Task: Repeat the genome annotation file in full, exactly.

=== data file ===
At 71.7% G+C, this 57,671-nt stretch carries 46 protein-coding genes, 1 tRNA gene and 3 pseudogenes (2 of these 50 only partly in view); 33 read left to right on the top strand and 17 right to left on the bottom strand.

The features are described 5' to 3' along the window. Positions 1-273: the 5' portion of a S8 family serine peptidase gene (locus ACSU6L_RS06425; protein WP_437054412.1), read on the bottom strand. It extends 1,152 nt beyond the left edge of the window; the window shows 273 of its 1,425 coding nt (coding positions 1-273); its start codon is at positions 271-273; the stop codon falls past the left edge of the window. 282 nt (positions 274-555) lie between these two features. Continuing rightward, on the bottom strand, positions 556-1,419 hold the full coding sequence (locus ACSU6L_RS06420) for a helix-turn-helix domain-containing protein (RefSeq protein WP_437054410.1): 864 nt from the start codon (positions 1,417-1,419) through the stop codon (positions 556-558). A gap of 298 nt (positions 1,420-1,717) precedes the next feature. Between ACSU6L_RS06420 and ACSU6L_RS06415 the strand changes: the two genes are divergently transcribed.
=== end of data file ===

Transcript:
At 71.7% G+C, this 57,671-nt stretch carries 46 protein-coding genes, 1 tRNA gene and 3 pseudogenes (2 of these 50 only partly in view); 33 read left to right on the top strand and 17 right to left on the bottom strand.

The features are described 5' to 3' along the window. Positions 1-273: the 5' portion of a S8 family serine peptidase gene (locus ACSU6L_RS06425; protein WP_437054412.1), read on the bottom strand. It extends 1,152 nt beyond the left edge of the window; the window shows 273 of its 1,425 coding nt (coding positions 1-273); its start codon is at positions 271-273; the stop codon falls past the left edge of the window. 282 nt (positions 274-555) lie between these two features. Continuing rightward, on the bottom strand, positions 556-1,419 hold the full coding sequence (locus ACSU6L_RS06420) for a helix-turn-helix domain-containing protein (RefSeq protein WP_437054410.1): 864 nt from the start codon (positions 1,417-1,419) through the stop codon (positions 556-558). A gap of 298 nt (positions 1,420-1,717) precedes the next feature. Between ACSU6L_RS06420 and ACSU6L_RS06415 the strand changes: the two genes are divergently transcribed.